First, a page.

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what happened last week, and so surprised the index showed a lot of activity in airport. how you ever believe what the u.k. government tells you? this is exactly the point of what you're trying to avoid. this is what happened last summer. i know people who were in the south of france and had a pick up and go at a moments notice. this is what they were trying to avoid. i cannot get my head around how you will ever feel comfortable leaving the country. guy: we had all of these calls from airline ceos saying you need to put the u.s. on the green list, it needs to happen now, the u.s. needs to reduce its restrictions. if you have volatility, are you going to be poking -- are you going to be booking a long-haul flight with this kind of risk? alix: no way. guy: if your flight is going to be impaired even more, are you going to be taking that risk if you have to be getting back, if
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the u.k. is coming off the list? maybe will not take that risk. the volatility is a huge disincentive. alix: would you? that is the question. you are not coming here anytime soon, i do not think. guy: thanks. alix: i am saving that line, nice bottle of wine for the team. let's talk about biogen. that trading is still halted. it just received approval from the fda. how much is this drug possibly worth to biogen? mark: it is tough to know, because as far as i know we are still waiting on the pricing to be announced. that will factor quite heavily into its commercial potential. with at least 2 million patients in the u.s., conservatively who meet the requirement as we
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understand them, and speculation it is going to be priced in the 10 to $50,000 year range, you do not have to try too hard to see this could be a blockbuster for biogen. they needed it. they lost the u.s. patent protection on their top-selling drug for ms which puts them in a $3 billion deficit going forward . the question is now going to be, how are physicians going to react to what the fda did and how are payers going to react? what the fda did was take a compromise path because they gave an accelerated approval, which is another way of putting that would be a conditional approval.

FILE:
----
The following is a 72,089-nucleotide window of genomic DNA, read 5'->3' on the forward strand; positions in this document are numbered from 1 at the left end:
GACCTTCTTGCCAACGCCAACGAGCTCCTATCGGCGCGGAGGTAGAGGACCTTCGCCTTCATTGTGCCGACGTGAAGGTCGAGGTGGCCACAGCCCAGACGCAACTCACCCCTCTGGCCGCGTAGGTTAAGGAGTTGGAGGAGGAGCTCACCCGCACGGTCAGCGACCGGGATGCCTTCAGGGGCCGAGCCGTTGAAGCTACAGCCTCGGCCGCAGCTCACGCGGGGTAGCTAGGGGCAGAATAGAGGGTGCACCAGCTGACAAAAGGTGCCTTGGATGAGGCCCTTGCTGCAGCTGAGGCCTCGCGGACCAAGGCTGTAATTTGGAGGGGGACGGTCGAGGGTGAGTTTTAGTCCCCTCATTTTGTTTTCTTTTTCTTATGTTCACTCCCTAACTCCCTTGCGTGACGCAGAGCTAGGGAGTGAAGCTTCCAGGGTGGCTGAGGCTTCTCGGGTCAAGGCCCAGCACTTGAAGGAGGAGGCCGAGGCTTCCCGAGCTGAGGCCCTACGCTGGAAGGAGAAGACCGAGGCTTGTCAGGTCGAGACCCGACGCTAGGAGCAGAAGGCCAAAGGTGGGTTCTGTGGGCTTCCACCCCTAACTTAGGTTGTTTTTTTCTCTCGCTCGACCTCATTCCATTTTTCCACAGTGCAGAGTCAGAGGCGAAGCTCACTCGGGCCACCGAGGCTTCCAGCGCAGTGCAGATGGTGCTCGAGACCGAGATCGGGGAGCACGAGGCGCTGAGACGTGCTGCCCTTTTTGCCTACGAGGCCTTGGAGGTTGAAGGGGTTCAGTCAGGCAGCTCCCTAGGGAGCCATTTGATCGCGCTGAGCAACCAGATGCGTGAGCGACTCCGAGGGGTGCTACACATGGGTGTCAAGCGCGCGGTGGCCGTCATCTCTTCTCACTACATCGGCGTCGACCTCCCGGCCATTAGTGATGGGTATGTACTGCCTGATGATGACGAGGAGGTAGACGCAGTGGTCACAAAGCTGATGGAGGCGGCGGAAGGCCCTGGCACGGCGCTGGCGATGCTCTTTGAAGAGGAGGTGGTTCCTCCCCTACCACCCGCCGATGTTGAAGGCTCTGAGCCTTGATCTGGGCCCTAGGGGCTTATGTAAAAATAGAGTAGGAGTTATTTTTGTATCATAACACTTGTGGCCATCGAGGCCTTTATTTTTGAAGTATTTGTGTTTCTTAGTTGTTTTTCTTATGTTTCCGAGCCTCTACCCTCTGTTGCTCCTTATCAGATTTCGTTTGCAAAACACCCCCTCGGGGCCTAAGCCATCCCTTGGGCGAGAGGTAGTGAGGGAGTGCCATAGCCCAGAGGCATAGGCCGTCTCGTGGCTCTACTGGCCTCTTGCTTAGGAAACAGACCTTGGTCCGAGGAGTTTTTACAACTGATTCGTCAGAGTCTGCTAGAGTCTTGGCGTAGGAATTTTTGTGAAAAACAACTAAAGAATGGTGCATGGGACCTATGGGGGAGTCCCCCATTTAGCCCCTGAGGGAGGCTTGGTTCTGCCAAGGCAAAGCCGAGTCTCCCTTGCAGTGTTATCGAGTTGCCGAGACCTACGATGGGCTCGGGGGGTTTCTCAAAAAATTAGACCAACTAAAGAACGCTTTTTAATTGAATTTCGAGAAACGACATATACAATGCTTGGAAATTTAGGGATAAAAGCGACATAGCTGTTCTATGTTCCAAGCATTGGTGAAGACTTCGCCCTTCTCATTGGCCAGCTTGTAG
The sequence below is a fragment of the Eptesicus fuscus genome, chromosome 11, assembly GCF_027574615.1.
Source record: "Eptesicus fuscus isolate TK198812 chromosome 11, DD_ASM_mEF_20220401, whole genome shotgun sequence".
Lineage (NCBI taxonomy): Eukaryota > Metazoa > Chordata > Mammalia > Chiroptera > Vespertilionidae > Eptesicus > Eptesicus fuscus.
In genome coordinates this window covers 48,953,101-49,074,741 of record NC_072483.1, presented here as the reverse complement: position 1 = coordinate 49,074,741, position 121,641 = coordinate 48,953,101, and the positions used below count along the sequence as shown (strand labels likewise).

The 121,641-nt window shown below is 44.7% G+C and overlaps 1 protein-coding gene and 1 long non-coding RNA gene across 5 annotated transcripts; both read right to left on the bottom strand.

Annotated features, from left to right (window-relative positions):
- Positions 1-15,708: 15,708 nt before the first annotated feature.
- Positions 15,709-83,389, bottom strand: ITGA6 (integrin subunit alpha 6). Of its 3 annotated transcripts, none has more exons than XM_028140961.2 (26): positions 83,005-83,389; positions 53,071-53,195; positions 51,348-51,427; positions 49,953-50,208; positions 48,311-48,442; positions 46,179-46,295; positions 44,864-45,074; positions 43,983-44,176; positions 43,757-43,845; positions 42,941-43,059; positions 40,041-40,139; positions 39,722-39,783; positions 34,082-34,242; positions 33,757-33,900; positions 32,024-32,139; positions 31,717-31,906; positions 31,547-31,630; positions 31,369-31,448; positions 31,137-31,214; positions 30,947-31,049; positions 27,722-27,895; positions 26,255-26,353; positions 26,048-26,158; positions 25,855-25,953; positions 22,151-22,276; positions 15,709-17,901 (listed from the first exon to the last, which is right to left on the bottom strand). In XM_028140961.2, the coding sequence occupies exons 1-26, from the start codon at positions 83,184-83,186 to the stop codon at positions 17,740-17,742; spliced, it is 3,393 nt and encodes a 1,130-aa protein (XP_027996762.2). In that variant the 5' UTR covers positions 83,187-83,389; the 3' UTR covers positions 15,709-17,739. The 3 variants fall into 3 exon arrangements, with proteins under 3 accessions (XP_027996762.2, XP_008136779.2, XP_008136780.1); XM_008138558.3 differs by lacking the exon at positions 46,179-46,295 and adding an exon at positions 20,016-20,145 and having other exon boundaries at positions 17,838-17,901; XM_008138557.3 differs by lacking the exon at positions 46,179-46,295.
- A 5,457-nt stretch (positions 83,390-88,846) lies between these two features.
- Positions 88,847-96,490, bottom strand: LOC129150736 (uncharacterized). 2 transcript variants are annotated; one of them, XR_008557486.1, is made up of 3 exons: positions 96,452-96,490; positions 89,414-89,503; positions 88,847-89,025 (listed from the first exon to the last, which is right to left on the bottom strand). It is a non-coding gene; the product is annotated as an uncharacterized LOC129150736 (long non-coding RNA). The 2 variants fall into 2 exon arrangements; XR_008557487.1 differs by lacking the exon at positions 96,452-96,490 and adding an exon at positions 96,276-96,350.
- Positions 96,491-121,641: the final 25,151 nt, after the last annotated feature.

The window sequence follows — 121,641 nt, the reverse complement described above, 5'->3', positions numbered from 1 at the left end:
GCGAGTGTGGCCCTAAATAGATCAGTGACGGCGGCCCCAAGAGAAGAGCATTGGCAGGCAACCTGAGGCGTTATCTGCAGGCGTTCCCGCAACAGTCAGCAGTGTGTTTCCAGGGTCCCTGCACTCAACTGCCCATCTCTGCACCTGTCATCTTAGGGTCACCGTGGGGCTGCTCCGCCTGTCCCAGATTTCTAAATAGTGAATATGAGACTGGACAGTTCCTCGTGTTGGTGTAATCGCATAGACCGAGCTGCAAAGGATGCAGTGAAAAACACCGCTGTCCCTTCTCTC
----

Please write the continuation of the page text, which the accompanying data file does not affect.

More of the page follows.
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this is not a completely unambiguous approval. guy: how long are they going to have the market to themselves? let's assume the follow-up trial goes ok. others will want to get in on this base. marc: sure. you have companies like lily who are pursuing similar but they hope slightly better approaches to clearing the brain. i do not see any near-term competitors in the next two to three years for biogen. alix: how does this drug get paid for? i assumption is most of these people will be older, which means there on medicare. do we know how it gets paid for? marc: that is an excellent question. i have not seen the pricing, but you hit on the perfect next